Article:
Wizard Quotes

An excerpt from Gyoji (Practice Every Day), found in Taisen Deshimaru’s The Ring of the Way:

One day the Buddha Shakyamuni was preaching and at the end he said, “Do not run after a man or a woman; it is better to look into yourself.” The internal revolution is important but hard:

A man always remains a man. A man congeals like a man. A woman congeals like a woman. An intellectual congeals like an intellectual. A madman congeals like a madman.

This congealing, inflexibility, is the cause of many troubles. But once it is finished, once the personality becomes straight and honest and a person joins the cosmic order, then the mind grows soft and supple and there is no longer any reason to hide or run away from anything. The mind, the spirit, is always shining, sparkling, day after day. That is sainthood. The quality is straight, the consciousness unresisting. That is the essential point of Dogen’s Zen. Sky and earth have the same body, all existences have the same root. No need to create a separation between myself and others. When you let go of the “isms,” the solidified, congealed thoughts, then you can find true satori, true do, the Tao (the way).

Who For Whom, a Thomas Cleary translation found in Vitality, Energy, Spirit — A Taoist Sourcebook:

Once a man held a huge banquet with a thousand guests. When someone presented a gift of fish and fowl, the host said appreciatively, “Heaven is generous to the people indeed, planting cereals and creating fish and fowl for our use.” The huge crowd of guests echoed this sentiment.

Then a youth about twelve years old, who had been sitting in the most remote corner of the banquet hall, now came forward and said to the host, “It is not as you say, sir. All beings in the universe are living creatures on a par with us. No species is higher or lower in rank than another, it’s just that they control each other by differences in their intelligence and power; they eat each other, but that does not mean they were produced for each other. People take what they can eat and eat it, but does that mean that heaven produced that for people? If so, then since mosquitoes bite skin and tigers and wolves eat flesh, does that not mean that heaven made humans for the mosquitoes and created flesh for tigers and wolves?”

The Golden Age, found in William Butler Yeats’ Mythologies:

A while ago I was in the train, and getting near Sligo. The last time I had been there something was troubling me, and I had longed for a message from those beings or bodiless moods, or whatever they be, who inhabit the world of spirits. The message came, for one night I saw with blinding distinctness, as I lay between sleeping and waking, a black animal, half weasel, half dog, moving along the top of a stone wall, and presently the black animal vanished, and from the other side came a white weasel-like dog, his pink flesh shining through his white hair and all in a blaze of light; and I remembered a peasant belief about two faery dogs who go about representing day and night, good and evil, and was comforted by the excellent omen.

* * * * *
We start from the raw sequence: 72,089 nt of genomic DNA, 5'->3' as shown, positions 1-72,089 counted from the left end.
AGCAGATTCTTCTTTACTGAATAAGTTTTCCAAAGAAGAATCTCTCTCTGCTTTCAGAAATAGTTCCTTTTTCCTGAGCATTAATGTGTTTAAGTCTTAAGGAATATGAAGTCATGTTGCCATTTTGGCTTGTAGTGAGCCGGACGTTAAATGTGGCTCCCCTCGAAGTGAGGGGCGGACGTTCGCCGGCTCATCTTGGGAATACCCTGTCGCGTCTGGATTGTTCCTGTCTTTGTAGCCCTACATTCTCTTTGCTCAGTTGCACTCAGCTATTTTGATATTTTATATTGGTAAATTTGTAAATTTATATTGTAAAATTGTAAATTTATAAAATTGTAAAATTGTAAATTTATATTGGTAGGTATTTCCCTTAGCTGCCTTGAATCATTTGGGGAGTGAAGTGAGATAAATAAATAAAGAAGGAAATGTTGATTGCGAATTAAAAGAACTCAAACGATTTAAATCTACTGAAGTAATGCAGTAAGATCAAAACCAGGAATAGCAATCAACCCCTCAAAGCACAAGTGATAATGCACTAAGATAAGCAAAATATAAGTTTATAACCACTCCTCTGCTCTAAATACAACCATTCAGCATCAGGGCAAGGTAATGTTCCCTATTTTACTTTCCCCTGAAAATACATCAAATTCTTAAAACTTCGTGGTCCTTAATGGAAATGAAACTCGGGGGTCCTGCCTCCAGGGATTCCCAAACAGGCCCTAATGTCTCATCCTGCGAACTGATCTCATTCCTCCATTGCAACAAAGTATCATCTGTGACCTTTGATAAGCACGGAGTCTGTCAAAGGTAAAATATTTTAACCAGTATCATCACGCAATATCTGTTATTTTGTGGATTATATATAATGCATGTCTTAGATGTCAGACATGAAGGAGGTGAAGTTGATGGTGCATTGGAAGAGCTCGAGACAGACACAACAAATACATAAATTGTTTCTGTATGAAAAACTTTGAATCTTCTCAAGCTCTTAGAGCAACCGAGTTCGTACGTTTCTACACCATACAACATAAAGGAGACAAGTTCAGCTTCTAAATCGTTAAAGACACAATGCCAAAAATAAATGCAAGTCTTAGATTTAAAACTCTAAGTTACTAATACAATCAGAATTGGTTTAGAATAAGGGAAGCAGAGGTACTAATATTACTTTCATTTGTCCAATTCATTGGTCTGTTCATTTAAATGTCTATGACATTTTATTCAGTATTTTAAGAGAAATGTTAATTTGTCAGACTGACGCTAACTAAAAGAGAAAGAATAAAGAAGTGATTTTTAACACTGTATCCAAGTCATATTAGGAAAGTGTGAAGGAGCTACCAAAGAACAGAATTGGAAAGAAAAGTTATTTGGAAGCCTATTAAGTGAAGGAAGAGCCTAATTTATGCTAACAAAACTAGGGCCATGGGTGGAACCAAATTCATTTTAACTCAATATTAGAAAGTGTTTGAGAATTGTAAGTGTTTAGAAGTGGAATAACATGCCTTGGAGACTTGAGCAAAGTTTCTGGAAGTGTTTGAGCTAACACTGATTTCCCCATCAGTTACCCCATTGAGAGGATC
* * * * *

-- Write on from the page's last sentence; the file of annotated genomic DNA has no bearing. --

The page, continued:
But now I longed for a message of another kind, and chance, if chance there is, brought it, for a man got into the carriage and began to play on a fiddle made apparently of an old blacking-box, and though I am quite unmusical the sounds filled me with the strangest emotions. I seemed to hear a voice of lamentation out of the Golden Age. It told me that we are impure, incomplete, and no more like a beautiful woven web, but like a bundle of cords knotted together and flung into a corner. It said that the world was once all perfect and kindly, and that still the kindly and perfect world existed, but buried like a mass of roses under many spadefuls of earth. The faeries and the more innocent of the spirits dwelt within it, and lamented over our fallen world in the lamentation of the wind-tossed reeds, in the song of the birds, in the moan of the waves, and in the sweet cry of the fiddle. It said that with us the beautiful are not clever and the clever are not beautiful, and that the best of our moments are marred by a little vulgarity, or by a needle-prick out of sad recollection, and that the fiddle must ever lament about it all. It said that if only they who live in the Golden Age could die we might be happy, for the sad voices would be still; but they must sing and we must weep until the eternal gates swing open.


2 Responses to “Wizard Quotes”

  1. parallelsidewalk Says:

    Seeing Taoism and Buddhism up close in China kind of disappointed me. The popular forms of both seem to address very few of the fundamental points that (as far as I can tell) Siddharta Gautama and Lao Zi were trying to put out there. It just seemed like rituals and charms a lot of the time.

  2. wizardsmoke Says:

    Hi PS — Well, from what I’ve read and heard from Chinese/Thai/Japanese teachers and friends, meditation isn’t emphasized there as a daily practice among the casual practitioners the way it is in the West. I’ve never actually been to China, but I wonder if some practices are stunted by the Party? You’d probably know more about it than me. And why are they so afraid of Falun Gong? They don’t like any gurus other than Mao?

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